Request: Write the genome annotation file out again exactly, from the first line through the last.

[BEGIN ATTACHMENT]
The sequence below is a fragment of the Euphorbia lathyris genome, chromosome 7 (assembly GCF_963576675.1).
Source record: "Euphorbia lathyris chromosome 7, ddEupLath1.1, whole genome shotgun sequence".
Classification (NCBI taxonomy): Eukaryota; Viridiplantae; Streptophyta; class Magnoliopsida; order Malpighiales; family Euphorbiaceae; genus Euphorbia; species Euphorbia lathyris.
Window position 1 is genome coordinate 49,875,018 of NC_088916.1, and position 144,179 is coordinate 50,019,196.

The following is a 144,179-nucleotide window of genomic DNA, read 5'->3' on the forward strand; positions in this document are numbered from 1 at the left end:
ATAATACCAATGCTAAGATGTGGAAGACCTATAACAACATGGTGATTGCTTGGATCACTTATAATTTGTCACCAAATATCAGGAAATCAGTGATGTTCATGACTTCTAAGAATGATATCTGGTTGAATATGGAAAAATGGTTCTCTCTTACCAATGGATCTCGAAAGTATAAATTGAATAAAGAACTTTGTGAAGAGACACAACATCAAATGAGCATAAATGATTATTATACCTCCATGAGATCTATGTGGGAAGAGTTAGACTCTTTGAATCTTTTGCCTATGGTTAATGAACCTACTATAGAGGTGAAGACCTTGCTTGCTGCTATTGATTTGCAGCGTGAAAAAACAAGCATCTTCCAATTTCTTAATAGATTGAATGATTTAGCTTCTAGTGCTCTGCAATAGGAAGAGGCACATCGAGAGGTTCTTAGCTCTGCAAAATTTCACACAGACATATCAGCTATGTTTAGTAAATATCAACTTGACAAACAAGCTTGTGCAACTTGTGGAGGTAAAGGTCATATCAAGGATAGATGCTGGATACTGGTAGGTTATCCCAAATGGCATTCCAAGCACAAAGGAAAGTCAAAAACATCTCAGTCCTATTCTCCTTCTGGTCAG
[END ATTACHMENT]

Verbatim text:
The sequence below is a fragment of the Euphorbia lathyris genome, chromosome 7 (assembly GCF_963576675.1).
Source record: "Euphorbia lathyris chromosome 7, ddEupLath1.1, whole genome shotgun sequence".
Classification (NCBI taxonomy): Eukaryota; Viridiplantae; Streptophyta; class Magnoliopsida; order Malpighiales; family Euphorbiaceae; genus Euphorbia; species Euphorbia lathyris.
Window position 1 is genome coordinate 49,875,018 of NC_088916.1, and position 144,179 is coordinate 50,019,196.

The following is a 144,179-nucleotide window of genomic DNA, read 5'->3' on the forward strand; positions in this document are numbered from 1 at the left end:
ATAATACCAATGCTAAGATGTGGAAGACCTATAACAACATGGTGATTGCTTGGATCACTTATAATTTGTCACCAAATATCAGGAAATCAGTGATGTTCATGACTTCTAAGAATGATATCTGGTTGAATATGGAAAAATGGTTCTCTCTTACCAATGGATCTCGAAAGTATAAATTGAATAAAGAACTTTGTGAAGAGACACAACATCAAATGAGCATAAATGATTATTATACCTCCATGAGATCTATGTGGGAAGAGTTAGACTCTTTGAATCTTTTGCCTATGGTTAATGAACCTACTATAGAGGTGAAGACCTTGCTTGCTGCTATTGATTTGCAGCGTGAAAAAACAAGCATCTTCCAATTTCTTAATAGATTGAATGATTTAGCTTCTAGTGCTCTGCAATAGGAAGAGGCACATCGAGAGGTTCTTAGCTCTGCAAAATTTCACACAGACATATCAGCTATGTTTAGTAAATATCAACTTGACAAACAAGCTTGTGCAACTTGTGGAGGTAAAGGTCATATCAAGGATAGATGCTGGATACTGGTAGGTTATCCCAAATGGCATTCCAAGCACAAAGGAAAGTCAAAAACATCTCAGTCCTATTCTCCTTCTGGTCAG